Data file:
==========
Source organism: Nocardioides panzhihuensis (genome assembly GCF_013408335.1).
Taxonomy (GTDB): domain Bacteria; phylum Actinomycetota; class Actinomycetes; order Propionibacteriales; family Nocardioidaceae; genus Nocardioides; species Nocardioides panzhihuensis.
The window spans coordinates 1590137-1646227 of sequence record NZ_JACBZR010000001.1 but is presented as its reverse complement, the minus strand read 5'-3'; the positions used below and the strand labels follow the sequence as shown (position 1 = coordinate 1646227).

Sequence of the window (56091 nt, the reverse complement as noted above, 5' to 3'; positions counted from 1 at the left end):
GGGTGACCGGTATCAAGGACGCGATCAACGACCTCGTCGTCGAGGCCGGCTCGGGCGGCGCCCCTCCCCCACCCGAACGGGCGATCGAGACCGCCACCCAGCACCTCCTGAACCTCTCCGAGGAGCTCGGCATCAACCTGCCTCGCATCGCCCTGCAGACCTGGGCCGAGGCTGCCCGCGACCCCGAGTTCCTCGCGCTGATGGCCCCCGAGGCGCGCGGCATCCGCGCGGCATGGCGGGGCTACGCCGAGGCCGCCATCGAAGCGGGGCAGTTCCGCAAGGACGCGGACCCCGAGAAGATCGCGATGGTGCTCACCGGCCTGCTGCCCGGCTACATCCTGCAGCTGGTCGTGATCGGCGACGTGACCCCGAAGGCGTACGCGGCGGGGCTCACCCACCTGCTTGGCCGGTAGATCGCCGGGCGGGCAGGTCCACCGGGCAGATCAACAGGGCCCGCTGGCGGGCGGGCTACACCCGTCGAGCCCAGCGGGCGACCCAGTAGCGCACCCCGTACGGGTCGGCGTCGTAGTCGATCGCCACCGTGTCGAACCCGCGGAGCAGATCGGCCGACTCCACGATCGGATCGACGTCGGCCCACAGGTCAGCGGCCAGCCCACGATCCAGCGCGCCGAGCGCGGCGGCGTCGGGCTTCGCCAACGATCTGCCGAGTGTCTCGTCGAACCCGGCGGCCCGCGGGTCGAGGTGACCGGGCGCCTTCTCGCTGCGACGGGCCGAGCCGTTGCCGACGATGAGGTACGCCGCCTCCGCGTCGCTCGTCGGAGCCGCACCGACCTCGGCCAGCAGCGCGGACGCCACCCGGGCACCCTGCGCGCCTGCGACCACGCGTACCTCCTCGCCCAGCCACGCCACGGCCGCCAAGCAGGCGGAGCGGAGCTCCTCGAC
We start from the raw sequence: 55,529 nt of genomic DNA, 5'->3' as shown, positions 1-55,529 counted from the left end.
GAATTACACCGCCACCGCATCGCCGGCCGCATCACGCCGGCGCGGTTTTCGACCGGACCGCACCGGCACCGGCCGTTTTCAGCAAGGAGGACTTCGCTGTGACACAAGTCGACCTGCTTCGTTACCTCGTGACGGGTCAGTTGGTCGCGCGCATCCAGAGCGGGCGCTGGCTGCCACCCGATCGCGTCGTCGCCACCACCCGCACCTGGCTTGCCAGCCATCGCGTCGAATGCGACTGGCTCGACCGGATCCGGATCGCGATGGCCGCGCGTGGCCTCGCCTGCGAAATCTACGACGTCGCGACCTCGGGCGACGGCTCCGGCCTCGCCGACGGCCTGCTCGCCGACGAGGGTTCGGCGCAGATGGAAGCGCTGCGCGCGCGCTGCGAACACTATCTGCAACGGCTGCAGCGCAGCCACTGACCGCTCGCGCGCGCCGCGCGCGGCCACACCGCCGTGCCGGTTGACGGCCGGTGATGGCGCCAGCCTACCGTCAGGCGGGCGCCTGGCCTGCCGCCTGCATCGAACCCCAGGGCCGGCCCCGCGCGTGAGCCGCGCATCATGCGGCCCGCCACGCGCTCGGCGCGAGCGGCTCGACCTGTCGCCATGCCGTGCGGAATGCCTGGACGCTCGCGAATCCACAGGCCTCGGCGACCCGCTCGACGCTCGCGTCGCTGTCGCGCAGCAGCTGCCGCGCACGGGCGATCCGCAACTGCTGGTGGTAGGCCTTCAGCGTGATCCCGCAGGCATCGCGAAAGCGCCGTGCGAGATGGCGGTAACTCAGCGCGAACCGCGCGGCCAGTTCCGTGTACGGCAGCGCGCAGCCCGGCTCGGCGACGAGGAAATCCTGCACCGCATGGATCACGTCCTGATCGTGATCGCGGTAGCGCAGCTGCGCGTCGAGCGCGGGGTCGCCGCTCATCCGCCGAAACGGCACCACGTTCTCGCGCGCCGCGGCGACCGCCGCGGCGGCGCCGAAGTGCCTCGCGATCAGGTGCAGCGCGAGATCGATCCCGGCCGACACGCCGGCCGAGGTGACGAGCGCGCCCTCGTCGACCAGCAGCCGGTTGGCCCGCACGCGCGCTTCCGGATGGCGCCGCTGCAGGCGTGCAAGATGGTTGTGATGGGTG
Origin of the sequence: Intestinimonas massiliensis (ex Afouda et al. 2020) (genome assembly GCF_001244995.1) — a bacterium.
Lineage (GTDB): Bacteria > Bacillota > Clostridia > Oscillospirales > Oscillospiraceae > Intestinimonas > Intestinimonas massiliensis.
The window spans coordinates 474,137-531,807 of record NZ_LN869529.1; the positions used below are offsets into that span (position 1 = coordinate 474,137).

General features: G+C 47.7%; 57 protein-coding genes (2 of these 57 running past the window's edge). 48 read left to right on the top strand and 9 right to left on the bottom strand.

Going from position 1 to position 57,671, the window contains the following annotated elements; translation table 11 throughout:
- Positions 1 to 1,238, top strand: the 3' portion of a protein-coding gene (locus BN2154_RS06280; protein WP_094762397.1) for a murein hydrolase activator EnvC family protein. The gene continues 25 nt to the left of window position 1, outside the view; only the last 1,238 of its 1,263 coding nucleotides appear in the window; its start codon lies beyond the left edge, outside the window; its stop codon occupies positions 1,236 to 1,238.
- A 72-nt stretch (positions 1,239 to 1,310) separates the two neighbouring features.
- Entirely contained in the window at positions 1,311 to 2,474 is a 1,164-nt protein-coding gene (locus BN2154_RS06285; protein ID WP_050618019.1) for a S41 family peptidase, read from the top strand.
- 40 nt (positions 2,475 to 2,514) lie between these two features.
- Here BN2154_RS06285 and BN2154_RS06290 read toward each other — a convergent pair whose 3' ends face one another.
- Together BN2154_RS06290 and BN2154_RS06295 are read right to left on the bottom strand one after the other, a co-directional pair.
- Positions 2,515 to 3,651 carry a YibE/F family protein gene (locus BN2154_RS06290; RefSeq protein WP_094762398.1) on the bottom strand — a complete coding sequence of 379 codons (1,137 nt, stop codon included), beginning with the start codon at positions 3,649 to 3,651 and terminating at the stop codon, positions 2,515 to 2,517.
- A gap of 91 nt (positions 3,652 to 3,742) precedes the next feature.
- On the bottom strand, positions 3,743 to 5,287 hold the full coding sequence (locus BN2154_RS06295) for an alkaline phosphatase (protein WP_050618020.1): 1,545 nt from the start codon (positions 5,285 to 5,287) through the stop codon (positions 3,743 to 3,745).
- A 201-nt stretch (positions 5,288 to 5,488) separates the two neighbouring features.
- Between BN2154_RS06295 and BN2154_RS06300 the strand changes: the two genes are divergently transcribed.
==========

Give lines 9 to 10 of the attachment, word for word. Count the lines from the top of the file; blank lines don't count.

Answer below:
Lineage (GTDB): Bacteria > Bacillota > Clostridia > Oscillospirales > Oscillospiraceae > Intestinimonas > Intestinimonas massiliensis.
The window spans coordinates 474,137-531,807 of record NZ_LN869529.1; the positions used below are offsets into that span (position 1 = coordinate 474,137).